How do you do shadow work?
Question from a reader:
That’s such a big question! But I’m glad you asked it.
“Hello Ash. How do we do this shadow work? I’m am aware of plenty of traumas in my past but I struggle to break the habits and patterns I have developed. Are there any tips or advice on where to begin? Journaling? Specific meditations? I’ve read a lot on your site and I really enjoy your ability to cut through the bullshit, while holding to the mysticism. You talk a lot about shadow work, but where do we start?”
Going to therapy is shadow work. Self-reflection is shadow work. Energy healing is shadow work. Anti-racism is shadow work. Examining our own cultural biases is shadow work. Examining our political beliefs is shadow work. Anywhere that we hold unfounded fears or subconscious beliefs that are detrimental to our own well-being and that of the collective is a part of our shadow, and any tools that we use to to start questioning and deconstructing those fears, beliefs, and biases are a part of our shadow work.
Where you begin really depends on where you’re starting from.
I would recommend beginning by setting an intention to heal and asking to be guided to the sources that will be most relevant to your needs. You’re already here, so that’s a good start!
You can begin by following trauma-informed therapists on social media for your personal healing. I recommend looking for people who specialize in your specific situation.
I know a lot of people don’t really know what that is until they’ve been able to recognize exactly what the trauma is and where it comes from. A great book that I recommend to a lot of people on their healing journey is Eastern Body, Western Mind by Anodea Judith. It was a catalyst for my own understanding of my specific trauma and put me on a path of healing.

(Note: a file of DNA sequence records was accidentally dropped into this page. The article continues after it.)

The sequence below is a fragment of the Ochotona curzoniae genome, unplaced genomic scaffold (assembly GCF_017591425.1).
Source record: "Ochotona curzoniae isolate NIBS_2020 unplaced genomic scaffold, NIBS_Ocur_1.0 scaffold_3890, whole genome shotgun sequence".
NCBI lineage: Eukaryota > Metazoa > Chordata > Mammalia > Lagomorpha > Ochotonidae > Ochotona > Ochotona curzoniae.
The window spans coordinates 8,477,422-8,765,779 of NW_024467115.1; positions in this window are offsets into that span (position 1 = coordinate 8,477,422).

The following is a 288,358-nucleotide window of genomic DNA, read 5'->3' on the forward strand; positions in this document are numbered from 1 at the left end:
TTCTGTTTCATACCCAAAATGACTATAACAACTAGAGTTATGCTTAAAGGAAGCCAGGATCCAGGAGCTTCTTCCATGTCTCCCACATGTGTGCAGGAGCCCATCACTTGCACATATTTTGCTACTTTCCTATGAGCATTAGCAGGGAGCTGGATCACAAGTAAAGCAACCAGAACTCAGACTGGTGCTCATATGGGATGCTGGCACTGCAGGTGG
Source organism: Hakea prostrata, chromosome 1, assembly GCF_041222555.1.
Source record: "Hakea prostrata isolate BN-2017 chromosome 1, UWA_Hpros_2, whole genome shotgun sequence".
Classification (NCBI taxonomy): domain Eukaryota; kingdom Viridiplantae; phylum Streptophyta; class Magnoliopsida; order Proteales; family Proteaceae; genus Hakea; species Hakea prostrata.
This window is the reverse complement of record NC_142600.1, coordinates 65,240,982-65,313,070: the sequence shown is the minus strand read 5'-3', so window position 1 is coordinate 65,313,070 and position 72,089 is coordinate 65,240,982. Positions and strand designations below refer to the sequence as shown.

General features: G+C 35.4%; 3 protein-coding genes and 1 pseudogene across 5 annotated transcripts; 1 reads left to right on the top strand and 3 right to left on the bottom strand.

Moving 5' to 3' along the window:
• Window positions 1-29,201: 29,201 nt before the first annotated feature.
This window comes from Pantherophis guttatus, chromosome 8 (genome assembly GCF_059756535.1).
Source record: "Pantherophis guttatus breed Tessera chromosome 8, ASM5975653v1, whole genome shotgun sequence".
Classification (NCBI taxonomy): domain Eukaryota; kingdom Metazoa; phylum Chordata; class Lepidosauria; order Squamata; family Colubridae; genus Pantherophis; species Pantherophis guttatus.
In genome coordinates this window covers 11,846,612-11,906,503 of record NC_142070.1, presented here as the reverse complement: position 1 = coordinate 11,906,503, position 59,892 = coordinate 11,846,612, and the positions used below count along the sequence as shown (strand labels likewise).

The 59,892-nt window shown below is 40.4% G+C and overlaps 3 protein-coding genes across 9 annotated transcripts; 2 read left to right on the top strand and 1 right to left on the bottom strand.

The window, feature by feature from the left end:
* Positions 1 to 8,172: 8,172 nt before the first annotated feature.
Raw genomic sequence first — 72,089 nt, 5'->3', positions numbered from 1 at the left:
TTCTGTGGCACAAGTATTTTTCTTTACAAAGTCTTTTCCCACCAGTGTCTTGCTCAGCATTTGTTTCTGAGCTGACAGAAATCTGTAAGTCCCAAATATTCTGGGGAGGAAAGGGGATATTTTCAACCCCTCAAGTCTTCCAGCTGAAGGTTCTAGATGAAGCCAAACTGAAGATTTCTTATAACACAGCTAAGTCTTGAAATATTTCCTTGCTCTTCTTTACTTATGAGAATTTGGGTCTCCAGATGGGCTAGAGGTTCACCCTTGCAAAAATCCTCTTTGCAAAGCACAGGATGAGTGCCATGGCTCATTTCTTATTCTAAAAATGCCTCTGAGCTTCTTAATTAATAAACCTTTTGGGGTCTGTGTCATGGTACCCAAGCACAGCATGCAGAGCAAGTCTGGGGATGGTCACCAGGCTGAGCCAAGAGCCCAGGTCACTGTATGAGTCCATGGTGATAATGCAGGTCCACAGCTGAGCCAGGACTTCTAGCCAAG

Once you understand where the primary sources of your trauma lie, you can find content and articles that are specific to that situation, like relational trauma, or addiction, and also look for a good therapist that specializes in those areas.
As the book I recommended will make clear, it’s good to include a holistic approach to your healing. So you want to treat the mind, body, and the spirit. That means looking at somatic therapies that can help release trauma from the body. Other types of body work like yoga can be helpful, and then there’s energy work like reiki and acupuncture.
Journaling is an excellent tool. So is dreamwork! The important thing is to go at your own pace and don’t push yourself harder than your nervous system can handle.
As far as the beliefs and biases are concerned, find some activists who educate about certain topics that have societal impact on marginalized communities, learn the history behind systemic oppression and the mechanisms that are still being used and understand how your own beliefs and choices may have contributed to these. There’s so much to unlearn!
I wish you luck!
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